by Jillian Cacopardo, MPT, ATP/SMS

PHOTO ABOVE: Jillian Cacopardo, MPT, ATP/SMS, performs a standing system evaluation with an outpatient at Gaylord Specialty Healthcare.

As an adult, can you remember a time when you had to think about the steps it takes to get out of bed in the morning? Or get up out of a chair? To accomplish either of these tasks, two similar actions must occur: one must stand. As I age, it is becoming more difficult to attain a standing position as a result of stiffness that sets in overnight or after sitting for a long period. Despite these minor difficulties, I can still roll out of bed, place my feet on the floor, and stand up. Those actions are not possible, however, for many of the patients I see at Gaylord Specialty Healthcare, a rehabilitation-focused healthcare system headquartered in Wallingford, Conn.

More standing tips in this interview with Jillian Cacopardo!

Among individuals affected by a spinal cord injury, the benefits of standing are substantial but achieving a standing position can be problematic. There is not a great deal of literature regarding standing, but firsthand reports from patients indicate standing has truly positive effects. The benefits range from decreasing spasticity, to improving the ability to breathe, and improving bowel regularity. Standing on a daily basis can have profoundly positive effects. At Gaylord Specialty Healthcare our patients, no matter their diagnosis, are required to put considerable thought and effort into standing. Many cannot stand at all without some sort of support such as an ambulation device or a standing device. Whatever the case may be, the importance of standing cannot be minimized, and if therapists can help a person acquire a device that enables him or her to stand it is crucial that clinicians possess a keen understanding of the process.

How Can One Stand?

Standing systems have evolved over the years with the tried-and-true sit-to-stand as the most common type of system. A sit-to-stand device allows the patient to transfer into the equipment and begin from a seated position to be raised to an upright standing position. There is also a type of sit-to-stand device that uses a harness placed under the patient to raise him or her up to a tray table in front of the patient. Although these are the most popular models, there are disadvantages to this type of system. For example, if someone relies on a mechanical lift for transfers, it can be difficult for a single caregiver to place the person in the standing frame and then position all the accessories that are necessary to achieve a standing position. If a person is unable to assist in weight shifting and/or requires a mechanical lift for transfers, it may be difficult to place a harness underneath that person.

A supine stander is another type of device that functions similarly to a tilt table that supports an individual anteriorly and laterally and angles the equipment upward until upright. For a patient affected by significant issues with orthostatic hypotension, this design facilitates a more gradual elevation to upright and allow for blood pressure acclimation. These devices tend to be large, however, and storage may be difficult.

Perhaps the easiest way to facilitate standing is to use a device that enables a person to stand from a wheelchair. Manual standing wheelchairs facilitate this type of standing and utilize hydraulics or gas springs to assist the user to an upright position. However, the weight of these devices can hinder their use, and the need for users to lower themselves for propulsion wheel access if they need to move may be another disadvantage.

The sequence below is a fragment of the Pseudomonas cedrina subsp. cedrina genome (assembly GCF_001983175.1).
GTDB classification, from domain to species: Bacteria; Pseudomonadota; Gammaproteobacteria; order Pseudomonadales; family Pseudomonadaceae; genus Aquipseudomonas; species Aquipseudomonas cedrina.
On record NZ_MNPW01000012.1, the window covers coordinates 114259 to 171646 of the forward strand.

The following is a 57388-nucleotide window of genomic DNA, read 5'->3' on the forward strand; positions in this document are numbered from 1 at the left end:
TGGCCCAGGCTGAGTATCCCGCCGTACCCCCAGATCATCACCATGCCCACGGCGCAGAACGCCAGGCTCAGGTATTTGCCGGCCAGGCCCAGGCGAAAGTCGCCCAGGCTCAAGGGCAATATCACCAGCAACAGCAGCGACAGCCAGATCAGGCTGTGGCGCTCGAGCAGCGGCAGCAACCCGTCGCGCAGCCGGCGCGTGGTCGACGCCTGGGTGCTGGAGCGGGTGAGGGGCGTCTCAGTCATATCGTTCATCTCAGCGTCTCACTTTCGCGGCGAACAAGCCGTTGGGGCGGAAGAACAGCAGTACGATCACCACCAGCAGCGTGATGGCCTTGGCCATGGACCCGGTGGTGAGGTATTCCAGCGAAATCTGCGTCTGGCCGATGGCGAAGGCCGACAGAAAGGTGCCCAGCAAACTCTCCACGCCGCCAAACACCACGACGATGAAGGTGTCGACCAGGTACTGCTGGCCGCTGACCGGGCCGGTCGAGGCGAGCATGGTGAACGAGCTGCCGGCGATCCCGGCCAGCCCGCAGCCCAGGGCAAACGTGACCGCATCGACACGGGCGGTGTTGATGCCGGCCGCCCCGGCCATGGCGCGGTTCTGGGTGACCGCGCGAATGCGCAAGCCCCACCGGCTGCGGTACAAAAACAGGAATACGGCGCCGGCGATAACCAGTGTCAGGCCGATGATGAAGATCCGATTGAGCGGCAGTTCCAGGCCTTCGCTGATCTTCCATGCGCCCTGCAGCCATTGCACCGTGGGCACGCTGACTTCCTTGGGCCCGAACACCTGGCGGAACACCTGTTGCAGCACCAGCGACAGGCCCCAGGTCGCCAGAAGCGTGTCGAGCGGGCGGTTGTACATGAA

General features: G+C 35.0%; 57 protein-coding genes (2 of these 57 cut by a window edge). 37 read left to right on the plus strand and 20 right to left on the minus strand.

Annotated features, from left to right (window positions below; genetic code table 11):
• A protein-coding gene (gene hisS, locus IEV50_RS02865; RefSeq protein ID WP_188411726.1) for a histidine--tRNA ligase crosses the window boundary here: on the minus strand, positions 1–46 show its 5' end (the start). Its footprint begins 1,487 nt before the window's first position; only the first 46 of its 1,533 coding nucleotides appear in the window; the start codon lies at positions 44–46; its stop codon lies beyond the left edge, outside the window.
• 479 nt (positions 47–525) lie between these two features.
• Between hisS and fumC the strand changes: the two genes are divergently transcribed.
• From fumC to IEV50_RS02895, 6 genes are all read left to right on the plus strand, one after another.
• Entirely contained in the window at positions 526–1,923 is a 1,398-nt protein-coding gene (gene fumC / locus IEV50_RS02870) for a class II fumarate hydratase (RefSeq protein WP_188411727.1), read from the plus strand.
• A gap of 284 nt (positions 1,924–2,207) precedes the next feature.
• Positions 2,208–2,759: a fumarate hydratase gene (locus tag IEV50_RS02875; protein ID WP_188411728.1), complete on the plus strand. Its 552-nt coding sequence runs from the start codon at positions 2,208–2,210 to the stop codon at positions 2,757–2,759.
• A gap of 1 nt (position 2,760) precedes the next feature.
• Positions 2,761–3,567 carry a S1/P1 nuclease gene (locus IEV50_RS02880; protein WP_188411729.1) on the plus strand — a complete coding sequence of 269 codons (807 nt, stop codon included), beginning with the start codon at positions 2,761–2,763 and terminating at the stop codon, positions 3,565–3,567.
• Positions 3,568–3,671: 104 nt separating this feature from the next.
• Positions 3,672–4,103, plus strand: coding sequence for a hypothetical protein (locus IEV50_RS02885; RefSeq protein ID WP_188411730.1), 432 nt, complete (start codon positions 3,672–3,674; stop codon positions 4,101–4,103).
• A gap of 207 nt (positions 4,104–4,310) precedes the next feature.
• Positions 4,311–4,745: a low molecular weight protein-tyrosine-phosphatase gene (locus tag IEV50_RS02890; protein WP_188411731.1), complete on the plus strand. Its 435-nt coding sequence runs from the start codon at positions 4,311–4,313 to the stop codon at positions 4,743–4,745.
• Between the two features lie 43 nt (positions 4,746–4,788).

Among power wheelchairs, front-wheel drive models historically have accepted a power standing actuator while, more recently, some manufacturers have fitted mid-wheel drive chairs with a power standing actuator. Advantages and disadvantages exist for both approaches. For example, some may find mid-wheel drive devices more maneuverable than front-wheel drive models, typical of standard power chairs. Having the seating system placed over the drive wheel provides mid-wheel models with a shorter overall length and a smaller turning radius.

The front-wheel drive power standing wheelchair can offer the advantage of superior outdoor maneuverability, and some bases can be programmed to provide a sit-to-supine-to-stand transition. Its larger turning radius and the cost of a longer chair length, however, are disadvantages.

Standing Indications

There are many indications for which a client should stand, and chief among them is to preserve bone density. Weight-bearing has been shown to slow the progression of osteoporosis, a high-risk disease for much of the patient population we treat.1,2 Another musculoskeletal benefit of standing is to assist in contracture prevention or to enhance existing range of motion. In the pediatric population, standing is important for skeletal development.3 It can also help lessen the progression of scoliosis. Standing can off-load pressures from the high load surfaces which may assist in wound management or skin preservation. Likewise, standing can support the cardiovascular system, assist in blood pressure regulation, improve circulation, and develop activity tolerance.1 Enhanced respiration can also be achieved by increasing diaphragmatic excursion and thoracic expansion when standing. An upright position can support improved gastric motility throughout the digestive system, support kidney function, and prevent constipation.1 Perhaps one of the most overlooked indications—certainly not one considered by third-party payors—is the psychological benefit derived from looking a peer or family member in the eye or being able to hug in an upright position.

Standing Contraindications

There seem to be nearly endless benefits to standing but, unfortunately, not everyone is a standing candidate. If a patient suffers from orthostatic intolerance syndrome, where they experience a combination of a blood pressure drop and/or elevated heart rate, they may be inappropriate to stand.